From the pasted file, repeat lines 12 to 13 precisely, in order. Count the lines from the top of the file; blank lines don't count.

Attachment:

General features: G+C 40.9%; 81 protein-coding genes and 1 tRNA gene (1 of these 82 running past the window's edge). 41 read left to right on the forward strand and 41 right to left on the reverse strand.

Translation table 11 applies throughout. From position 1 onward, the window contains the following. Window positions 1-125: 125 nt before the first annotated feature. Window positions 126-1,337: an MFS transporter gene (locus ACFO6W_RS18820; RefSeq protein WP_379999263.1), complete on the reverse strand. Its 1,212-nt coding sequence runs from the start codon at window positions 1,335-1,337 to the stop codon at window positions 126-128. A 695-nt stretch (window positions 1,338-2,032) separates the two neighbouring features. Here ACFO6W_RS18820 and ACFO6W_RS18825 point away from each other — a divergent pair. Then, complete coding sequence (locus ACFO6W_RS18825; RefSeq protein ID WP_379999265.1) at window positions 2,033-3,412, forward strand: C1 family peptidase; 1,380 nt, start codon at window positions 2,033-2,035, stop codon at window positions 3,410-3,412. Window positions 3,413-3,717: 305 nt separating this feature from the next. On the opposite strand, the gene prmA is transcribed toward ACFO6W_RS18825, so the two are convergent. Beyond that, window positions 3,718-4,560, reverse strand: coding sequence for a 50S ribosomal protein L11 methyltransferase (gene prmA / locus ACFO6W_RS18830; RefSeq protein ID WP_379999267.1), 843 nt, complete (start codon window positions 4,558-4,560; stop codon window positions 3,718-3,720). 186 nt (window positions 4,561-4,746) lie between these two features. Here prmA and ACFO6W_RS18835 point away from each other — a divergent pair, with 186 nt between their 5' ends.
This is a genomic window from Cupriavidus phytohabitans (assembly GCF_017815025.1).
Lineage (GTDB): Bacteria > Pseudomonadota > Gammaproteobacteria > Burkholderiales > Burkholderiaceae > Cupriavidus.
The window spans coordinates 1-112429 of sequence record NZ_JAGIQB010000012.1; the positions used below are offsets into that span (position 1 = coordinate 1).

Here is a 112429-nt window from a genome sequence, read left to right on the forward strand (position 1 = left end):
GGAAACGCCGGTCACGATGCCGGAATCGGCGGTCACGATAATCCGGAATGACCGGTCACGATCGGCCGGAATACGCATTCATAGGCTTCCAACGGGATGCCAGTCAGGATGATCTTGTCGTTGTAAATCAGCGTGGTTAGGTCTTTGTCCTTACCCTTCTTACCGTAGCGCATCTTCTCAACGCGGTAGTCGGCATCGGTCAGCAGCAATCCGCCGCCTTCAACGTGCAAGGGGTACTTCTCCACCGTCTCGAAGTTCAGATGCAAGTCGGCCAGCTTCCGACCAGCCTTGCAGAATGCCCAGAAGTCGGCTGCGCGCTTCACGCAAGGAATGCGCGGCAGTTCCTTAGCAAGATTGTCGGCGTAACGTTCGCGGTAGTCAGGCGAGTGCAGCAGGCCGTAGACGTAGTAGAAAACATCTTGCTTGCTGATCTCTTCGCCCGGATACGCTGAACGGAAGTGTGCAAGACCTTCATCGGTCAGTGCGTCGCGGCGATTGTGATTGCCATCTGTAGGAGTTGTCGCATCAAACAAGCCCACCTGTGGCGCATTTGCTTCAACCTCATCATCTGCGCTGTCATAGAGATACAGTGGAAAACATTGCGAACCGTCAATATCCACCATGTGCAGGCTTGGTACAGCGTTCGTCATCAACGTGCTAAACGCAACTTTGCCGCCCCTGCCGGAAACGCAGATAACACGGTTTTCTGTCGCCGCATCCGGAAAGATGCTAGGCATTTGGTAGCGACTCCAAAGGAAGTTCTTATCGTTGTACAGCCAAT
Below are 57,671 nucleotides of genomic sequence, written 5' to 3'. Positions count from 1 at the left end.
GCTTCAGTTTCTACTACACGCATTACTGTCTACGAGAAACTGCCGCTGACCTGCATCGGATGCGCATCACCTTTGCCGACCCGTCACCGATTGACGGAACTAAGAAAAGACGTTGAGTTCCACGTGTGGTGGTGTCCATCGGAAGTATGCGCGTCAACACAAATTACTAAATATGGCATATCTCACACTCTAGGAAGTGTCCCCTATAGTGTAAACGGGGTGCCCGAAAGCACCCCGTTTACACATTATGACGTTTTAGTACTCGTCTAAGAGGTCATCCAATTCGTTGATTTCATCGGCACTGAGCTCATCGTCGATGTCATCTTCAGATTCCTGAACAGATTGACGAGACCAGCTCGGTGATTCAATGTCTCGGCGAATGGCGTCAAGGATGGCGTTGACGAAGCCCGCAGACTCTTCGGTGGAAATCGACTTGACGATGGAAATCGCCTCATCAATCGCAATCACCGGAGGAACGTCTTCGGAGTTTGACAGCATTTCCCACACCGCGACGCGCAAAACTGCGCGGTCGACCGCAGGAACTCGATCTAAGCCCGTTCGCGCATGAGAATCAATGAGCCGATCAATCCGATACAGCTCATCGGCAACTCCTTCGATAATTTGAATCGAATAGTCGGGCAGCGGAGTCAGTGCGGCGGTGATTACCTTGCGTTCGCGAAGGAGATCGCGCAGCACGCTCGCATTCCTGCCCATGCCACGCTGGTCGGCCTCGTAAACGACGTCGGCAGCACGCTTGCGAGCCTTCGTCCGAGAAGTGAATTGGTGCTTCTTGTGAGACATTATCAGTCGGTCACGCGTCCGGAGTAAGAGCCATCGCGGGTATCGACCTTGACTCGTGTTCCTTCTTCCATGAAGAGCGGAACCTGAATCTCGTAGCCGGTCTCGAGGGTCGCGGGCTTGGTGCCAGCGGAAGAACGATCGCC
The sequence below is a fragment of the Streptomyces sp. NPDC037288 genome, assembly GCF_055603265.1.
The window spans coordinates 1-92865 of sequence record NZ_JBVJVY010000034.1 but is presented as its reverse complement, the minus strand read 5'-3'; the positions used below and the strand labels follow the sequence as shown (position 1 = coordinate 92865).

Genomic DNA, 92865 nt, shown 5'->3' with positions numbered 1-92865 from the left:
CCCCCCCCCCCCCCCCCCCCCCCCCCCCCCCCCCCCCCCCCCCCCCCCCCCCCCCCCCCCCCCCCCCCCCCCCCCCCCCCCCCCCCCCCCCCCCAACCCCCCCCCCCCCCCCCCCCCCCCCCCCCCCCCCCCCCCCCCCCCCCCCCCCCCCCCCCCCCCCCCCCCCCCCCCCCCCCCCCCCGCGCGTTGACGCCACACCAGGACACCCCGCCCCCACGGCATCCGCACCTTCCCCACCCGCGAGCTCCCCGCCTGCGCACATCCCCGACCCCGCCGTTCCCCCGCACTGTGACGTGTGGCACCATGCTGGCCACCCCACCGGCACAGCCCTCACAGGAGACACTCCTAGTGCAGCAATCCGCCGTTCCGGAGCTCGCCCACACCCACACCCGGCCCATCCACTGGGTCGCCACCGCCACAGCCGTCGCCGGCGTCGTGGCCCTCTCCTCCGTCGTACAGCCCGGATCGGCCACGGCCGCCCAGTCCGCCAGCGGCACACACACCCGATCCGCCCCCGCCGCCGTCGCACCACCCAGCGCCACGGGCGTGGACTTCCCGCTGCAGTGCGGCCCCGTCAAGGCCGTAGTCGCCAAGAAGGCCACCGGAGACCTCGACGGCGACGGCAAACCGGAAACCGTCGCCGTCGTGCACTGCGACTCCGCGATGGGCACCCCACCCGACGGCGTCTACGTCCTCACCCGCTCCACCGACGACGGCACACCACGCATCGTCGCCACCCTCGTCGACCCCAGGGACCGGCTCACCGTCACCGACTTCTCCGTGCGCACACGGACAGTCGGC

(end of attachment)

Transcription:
Genomic DNA, 92865 nt, shown 5'->3' with positions numbered 1-92865 from the left:
CCCCCCCCCCCCCCCCCCCCCCCCCCCCCCCCCCCCCCCCCCCCCCCCCCCCCCCCCCCCCCCCCCCCCCCCCCCCCCCCCCCCCCCCCCCCCCAACCCCCCCCCCCCCCCCCCCCCCCCCCCCCCCCCCCCCCCCCCCCCCCCCCCCCCCCCCCCCCCCCCCCCCCCCCCCCCCCCCCCCGCGCGTTGACGCCACACCAGGACACCCCGCCCCCACGGCATCCGCACCTTCCCCACCCGCGAGCTCCCCGCCTGCGCACATCCCCGACCCCGCCGTTCCCCCGCACTGTGACGTGTGGCACCATGCTGGCCACCCCACCGGCACAGCCCTCACAGGAGACACTCCTAGTGCAGCAATCCGCCGTTCCGGAGCTCGCCCACACCCACACCCGGCCCATCCACTGGGTCGCCACCGCCACAGCCGTCGCCGGCGTCGTGGCCCTCTCCTCCGTCGTACAGCCCGGATCGGCCACGGCCGCCCAGTCCGCCAGCGGCACACACACCCGATCCGCCCCCGCCGCCGTCGCACCACCCAGCGCCACGGGCGTGGACTTCCCGCTGCAGTGCGGCCCCGTCAAGGCCGTAGTCGCCAAGAAGGCCACCGGAGACCTCGACGGCGACGGCAAACCGGAAACCGTCGCCGTCGTGCACTGCGACTCCGCGATGGGCACCCCACCCGACGGCGTCTACGTCCTCACCCGCTCCACCGACGACGGCACACCACGCATCGTCGCCACCCTCGTCGACCCCAGGGACCGGCTCACCGTCACCGACTTCTCCGTGCGCACACGGACAGTCGGC